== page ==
The monarch may, how­ever, ap­point a del­e­gate to per­form the task in his or her place: Queen El­iz­a­beth did this in 1959 and in 1963 when she was preg­nant with Prince An­drew and Prince Ed­ward re­spec­tively, the Lord Chan­cel­lor de­liv­er­ing the ad­dress in­stead. In coun­tries that share with the UK the same per­son as their re­spec­tive sov­er­eign, the Speech from the Throne will usu­ally be read on the monarch’s be­half by his or her viceroy, the gov­er­nor gen­eral, although the monarch may de­liver the ad­dress in per­son.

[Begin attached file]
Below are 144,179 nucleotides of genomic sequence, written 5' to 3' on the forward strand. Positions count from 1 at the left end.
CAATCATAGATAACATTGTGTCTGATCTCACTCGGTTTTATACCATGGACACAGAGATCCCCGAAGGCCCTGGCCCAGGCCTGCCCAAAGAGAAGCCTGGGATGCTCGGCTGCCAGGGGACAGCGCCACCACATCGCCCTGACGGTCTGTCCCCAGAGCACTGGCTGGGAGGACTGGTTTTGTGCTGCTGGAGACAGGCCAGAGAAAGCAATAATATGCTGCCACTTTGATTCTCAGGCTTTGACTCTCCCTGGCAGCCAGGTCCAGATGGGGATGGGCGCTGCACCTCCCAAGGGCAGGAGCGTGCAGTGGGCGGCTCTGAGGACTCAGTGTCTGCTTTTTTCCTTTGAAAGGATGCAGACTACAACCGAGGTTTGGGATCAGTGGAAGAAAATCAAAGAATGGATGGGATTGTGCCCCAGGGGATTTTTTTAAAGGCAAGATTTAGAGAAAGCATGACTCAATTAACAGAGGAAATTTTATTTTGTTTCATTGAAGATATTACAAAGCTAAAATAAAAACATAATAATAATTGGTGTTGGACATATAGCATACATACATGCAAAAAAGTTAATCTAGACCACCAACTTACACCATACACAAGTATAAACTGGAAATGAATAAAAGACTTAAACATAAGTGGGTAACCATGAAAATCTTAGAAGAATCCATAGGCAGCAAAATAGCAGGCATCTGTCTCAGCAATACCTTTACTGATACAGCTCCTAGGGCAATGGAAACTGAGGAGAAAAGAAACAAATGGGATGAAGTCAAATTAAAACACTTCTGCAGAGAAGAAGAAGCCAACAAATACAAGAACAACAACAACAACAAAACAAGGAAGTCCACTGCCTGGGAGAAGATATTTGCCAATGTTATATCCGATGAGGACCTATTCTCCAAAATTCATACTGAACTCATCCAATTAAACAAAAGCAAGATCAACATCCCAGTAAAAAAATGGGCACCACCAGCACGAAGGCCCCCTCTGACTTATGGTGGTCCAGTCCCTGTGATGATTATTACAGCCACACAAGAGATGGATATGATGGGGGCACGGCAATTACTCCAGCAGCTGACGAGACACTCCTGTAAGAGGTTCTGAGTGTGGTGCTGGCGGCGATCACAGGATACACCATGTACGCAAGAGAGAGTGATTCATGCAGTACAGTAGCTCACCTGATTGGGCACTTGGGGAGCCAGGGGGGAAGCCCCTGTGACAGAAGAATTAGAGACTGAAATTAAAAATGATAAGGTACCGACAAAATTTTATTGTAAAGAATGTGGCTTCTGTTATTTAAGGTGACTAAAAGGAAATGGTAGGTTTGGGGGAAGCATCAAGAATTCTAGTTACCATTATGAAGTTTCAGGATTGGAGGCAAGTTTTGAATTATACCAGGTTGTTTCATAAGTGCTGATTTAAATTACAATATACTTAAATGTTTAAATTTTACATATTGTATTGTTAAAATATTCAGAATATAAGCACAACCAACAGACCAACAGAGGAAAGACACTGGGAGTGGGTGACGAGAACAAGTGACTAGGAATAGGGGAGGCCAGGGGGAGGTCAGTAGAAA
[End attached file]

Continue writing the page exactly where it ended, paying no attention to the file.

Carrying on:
In Bri­tish over­seas ter­ri­to­ries that have in­sti­tuted the prac­tice the rel­e­vant gov­er­nor gen­eral de­liv­ers the speech. It is con­sid­ered im­proper for the au­di­ence, in­clud­ing mem­bers of par­lia­ment, to show sup­port or dis­ap­proval for any con­tent of the speech while it is be­ing read, as such is re­served for the de­bate and vote that fol­lows in leg­isla­tive cham­bers or cham­ber. Protest, how­ever, has been ex­pressed dur­ing a throne speech, such as when in 2011 Brigette DePepe, a paige in the Cana­dian Se­nate, in­ter­rupted Gov­er­nor Gen­eral David John­ston’s read­ing of the Speech from the Throne by stand­ing and hold­ing a sign call­ing for the then Prime Min­is­ter, Stephen Harper to be stopped.